How the EU Cycling Declaration elevates cycling to a key player in future mobility

12 Apr 2024

Kevin Mayne, founding CEO of Cycling Industries Europe (CIE), is one of the key cycling advocates in Brussels. Before retiring later this year, his lobby work has reached a pivotal point: both, the EU Cycling Declaration and the Mobility Transition Pathway elevate cycling to a key player in future mobility. We talked with him about the success of being acknowledged, working on resilience and why the industry should look East and South.


Kevin, what is the EU Cycling Declaration? What does it declare and what does this mean for the cycling industry?

It is not a piece of legislation, yet a powerful, enabling document of reference for the EU Commission, Parliament as well as national governments. This Declaration recognizes cycling as one of the most sustainable, accessible, and inclusive, low-cost and healthy forms of transport and recreation, and its central importance for European society and the economy. It includes all the key areas of a cycling ecosystem and thus breaks new ground.

We never had a proper reference on cycling before. It is a strategic compass, a powerful framework for countries, regions, cities in terms of pro-cycling policy, funding, and financing. We played a leading role in the stakeholder consultation and are pretty happy with the Declaration’s 36 commitments.

How will the “compass” be implemented and what’s next for the CIE?

The Declaration is a very useful summary of actions that could be funded by the EU, yet also a guide for future policy. We now have the foundation that we can use in legislation and as a document for policy discussions. 2024 is the year of European elections with a new EU Parliament and Commission. From April 3 this Declaration is in the books and becomes a reference for the incoming politicians, even if we don’t know what the political makeup will be.

Yet, lobby work never goes away. For the next five years we have to make things happen within this roadmap with all the stakeholders, on the ground, everywhere. 

"This is also how Europe acts as a laboratory for the world and the most extensive cycling ecosystem, showing we can grow cycling in all countries."

How does the CIE look into the diversity of the EU member states?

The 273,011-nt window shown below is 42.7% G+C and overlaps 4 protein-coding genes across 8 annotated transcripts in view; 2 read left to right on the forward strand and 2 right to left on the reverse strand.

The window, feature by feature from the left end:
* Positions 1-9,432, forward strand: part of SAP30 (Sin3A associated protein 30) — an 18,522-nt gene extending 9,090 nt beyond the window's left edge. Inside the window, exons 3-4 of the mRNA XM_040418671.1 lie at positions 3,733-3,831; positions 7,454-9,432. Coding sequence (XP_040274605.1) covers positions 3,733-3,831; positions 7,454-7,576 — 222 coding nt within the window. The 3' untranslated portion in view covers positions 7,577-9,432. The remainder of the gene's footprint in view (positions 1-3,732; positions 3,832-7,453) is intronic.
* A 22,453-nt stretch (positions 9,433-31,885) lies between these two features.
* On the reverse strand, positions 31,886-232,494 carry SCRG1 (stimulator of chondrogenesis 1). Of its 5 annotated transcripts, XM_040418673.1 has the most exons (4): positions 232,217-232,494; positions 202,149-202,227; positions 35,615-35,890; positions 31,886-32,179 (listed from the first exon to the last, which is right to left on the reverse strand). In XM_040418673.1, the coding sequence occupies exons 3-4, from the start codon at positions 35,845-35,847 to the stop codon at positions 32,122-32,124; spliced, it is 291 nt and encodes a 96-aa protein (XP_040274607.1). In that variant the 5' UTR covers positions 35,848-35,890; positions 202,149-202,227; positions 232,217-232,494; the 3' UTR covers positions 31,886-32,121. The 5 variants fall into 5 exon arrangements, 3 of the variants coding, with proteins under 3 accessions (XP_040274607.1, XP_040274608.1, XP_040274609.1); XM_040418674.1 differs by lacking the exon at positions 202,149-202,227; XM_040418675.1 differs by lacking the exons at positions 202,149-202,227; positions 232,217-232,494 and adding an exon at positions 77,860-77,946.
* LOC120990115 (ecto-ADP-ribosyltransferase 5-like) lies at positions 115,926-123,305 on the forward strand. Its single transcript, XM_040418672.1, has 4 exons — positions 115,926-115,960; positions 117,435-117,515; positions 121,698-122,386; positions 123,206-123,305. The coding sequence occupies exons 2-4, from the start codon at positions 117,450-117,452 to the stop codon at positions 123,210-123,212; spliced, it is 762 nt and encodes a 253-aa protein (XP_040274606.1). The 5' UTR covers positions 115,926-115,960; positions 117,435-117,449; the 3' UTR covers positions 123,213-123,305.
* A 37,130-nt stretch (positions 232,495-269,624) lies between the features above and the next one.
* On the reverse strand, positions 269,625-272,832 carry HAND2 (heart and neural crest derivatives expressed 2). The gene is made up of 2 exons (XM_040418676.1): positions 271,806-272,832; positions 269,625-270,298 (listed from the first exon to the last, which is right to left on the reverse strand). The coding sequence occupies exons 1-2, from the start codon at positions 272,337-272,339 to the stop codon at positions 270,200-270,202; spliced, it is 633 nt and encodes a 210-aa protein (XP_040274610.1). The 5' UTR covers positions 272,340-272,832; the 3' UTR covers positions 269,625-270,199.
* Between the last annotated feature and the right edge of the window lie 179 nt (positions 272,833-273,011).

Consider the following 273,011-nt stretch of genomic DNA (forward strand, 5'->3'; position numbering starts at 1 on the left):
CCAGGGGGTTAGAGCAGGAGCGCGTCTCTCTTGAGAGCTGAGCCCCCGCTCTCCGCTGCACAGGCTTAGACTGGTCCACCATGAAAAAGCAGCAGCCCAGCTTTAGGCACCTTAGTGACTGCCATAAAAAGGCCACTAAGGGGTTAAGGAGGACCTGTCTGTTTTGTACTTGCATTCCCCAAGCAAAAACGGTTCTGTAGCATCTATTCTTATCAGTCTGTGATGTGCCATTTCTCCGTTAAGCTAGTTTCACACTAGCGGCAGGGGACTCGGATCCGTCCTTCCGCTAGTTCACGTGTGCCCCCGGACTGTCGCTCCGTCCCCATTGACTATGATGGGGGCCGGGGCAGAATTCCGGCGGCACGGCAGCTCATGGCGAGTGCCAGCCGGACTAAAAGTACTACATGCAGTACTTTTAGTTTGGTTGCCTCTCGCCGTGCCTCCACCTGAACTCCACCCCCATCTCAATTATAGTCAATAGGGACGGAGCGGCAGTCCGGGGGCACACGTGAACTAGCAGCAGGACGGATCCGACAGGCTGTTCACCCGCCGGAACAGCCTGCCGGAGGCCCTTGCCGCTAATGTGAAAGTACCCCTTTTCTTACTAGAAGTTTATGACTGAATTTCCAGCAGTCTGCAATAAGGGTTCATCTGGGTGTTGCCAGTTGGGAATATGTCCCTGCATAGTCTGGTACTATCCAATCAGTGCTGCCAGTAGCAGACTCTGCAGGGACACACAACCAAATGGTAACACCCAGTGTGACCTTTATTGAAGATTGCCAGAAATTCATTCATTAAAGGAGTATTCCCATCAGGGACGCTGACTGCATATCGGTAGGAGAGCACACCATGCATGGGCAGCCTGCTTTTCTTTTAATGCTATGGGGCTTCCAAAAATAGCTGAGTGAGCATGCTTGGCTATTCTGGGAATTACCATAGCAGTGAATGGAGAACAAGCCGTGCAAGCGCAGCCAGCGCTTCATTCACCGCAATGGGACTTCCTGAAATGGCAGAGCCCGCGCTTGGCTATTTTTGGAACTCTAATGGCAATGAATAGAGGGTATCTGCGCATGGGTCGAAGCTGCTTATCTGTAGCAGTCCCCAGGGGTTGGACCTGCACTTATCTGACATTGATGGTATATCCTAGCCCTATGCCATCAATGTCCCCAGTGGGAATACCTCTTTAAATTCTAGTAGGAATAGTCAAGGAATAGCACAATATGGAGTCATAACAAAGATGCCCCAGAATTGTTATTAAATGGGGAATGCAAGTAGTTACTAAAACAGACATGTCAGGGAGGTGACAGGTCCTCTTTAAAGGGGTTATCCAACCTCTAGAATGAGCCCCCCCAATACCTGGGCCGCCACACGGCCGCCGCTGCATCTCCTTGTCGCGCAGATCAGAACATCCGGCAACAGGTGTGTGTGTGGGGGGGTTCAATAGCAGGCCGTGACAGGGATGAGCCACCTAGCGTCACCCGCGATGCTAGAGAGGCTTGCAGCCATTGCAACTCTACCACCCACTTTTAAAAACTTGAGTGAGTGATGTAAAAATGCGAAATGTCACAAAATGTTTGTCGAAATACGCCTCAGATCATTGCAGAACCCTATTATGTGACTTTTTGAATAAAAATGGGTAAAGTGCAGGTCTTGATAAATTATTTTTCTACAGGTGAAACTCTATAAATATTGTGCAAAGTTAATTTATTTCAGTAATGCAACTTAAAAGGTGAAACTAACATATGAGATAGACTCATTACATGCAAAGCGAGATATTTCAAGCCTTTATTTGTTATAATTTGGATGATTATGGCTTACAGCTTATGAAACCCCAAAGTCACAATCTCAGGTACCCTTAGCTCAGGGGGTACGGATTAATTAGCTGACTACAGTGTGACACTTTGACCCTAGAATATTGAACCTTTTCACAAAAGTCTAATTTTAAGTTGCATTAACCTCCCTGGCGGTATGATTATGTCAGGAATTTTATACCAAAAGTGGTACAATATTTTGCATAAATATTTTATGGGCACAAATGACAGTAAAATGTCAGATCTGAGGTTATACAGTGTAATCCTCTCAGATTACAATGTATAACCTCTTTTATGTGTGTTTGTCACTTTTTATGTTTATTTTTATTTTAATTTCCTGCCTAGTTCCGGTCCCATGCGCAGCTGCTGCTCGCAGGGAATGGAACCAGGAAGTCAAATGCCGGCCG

The most important thing is to underline that the market is still growing consistently – across all European countries. People are riding bikes, people are buying bikes. Yet the key question for the industry is: where are the people that are not riding or not riding much? They are in the South and in the East of Europe. So, looking for long-term growth, we gradually need to build markets to the South and the East. It is a clear message: we have to build infrastructure, we have to make biking affordable in countries with much lower average incomes.

The Declaration suggests to apply reduced VAT rates for the supply, rental and repair of bikes and e-bikes – is this one of the key commitments you will push?

Yes, this is definitely important. And the application of other schemes to spread costs such as leasing and long-term rental.

What do you expect from the cycling industry? How would you like to see the industry react now?

CIE’s strategy has two pillars: No. 1 is to build a society that rides bikes and thus ensure the industry continues to grow. We have an answer for society’s needs that needs to move out from our current strong markets to less affluent countries. And for this we have to work on effective business models, make sure leasing works, bike sharing works, cargo bike systems, different models of bike ownership.

Our 2nd pillar is how we are organized as an industry. Cycling is green when bikes are used, but we need to provide consistent, standardized industry data that proves it. We have to become more resilient, manage our supply chains, and we must become more transparent to consumers about the origin of our bikes and parts.

The Mobility Transition Pathway further underlines the EU Cycling Declaration.